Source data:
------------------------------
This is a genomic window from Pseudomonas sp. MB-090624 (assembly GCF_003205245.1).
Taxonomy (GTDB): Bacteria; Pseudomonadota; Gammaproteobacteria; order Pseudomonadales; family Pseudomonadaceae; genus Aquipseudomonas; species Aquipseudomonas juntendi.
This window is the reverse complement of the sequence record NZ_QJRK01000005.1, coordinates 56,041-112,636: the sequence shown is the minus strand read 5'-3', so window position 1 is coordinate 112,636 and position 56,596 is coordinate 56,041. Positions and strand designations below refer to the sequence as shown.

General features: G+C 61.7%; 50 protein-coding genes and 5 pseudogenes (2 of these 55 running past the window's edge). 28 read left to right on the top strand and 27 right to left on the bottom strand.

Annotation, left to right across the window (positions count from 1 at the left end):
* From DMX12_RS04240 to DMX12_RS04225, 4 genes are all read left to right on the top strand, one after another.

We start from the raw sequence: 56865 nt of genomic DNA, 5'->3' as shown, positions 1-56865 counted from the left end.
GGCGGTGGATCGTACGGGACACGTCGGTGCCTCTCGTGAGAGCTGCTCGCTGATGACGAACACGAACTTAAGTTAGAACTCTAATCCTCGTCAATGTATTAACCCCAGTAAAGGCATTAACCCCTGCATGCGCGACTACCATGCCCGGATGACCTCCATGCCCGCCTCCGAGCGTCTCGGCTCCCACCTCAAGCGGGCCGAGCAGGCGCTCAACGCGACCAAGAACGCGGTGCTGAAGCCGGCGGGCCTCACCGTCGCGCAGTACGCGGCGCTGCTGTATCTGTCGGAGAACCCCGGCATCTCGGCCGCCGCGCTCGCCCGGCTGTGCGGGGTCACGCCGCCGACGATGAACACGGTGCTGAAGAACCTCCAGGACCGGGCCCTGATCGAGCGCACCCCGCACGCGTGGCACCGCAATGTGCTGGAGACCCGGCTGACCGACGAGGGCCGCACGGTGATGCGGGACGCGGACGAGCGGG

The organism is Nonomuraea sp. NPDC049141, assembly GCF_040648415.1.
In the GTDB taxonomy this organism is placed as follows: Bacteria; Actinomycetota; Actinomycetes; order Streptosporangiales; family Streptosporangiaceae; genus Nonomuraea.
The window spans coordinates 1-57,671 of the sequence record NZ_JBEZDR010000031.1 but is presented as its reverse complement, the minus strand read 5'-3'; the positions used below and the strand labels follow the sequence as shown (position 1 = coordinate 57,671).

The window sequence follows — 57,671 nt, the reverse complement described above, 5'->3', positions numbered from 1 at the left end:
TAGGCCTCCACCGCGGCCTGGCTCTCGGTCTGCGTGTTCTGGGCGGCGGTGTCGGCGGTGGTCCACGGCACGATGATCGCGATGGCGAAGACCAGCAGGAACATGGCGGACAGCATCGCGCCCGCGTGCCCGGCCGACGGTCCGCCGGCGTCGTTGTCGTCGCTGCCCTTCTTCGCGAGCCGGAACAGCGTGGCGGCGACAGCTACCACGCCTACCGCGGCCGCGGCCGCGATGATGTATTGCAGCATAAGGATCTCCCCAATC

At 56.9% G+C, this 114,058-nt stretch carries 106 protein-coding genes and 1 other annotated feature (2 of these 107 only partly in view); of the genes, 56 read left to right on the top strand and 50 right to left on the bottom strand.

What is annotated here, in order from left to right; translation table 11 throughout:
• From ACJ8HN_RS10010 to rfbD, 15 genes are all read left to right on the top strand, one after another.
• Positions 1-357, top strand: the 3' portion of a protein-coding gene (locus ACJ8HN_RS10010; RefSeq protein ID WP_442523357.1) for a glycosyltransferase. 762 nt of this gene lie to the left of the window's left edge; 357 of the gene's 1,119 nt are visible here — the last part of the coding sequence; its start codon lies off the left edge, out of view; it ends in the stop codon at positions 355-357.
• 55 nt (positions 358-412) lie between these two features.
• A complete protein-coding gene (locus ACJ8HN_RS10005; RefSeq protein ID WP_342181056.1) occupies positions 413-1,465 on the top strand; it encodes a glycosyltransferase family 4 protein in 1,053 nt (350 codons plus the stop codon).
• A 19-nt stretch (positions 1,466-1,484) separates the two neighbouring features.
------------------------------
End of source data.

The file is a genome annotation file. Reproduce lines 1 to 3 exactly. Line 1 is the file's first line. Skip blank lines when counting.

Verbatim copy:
This is a genomic window from Pseudomonas sp. MB-090624 (assembly GCF_003205245.1).
Taxonomy (GTDB): Bacteria; Pseudomonadota; Gammaproteobacteria; order Pseudomonadales; family Pseudomonadaceae; genus Aquipseudomonas; species Aquipseudomonas juntendi.
This window is the reverse complement of the sequence record NZ_QJRK01000005.1, coordinates 56,041-112,636: the sequence shown is the minus strand read 5'-3', so window position 1 is coordinate 112,636 and position 56,596 is coordinate 56,041. Positions and strand designations below refer to the sequence as shown.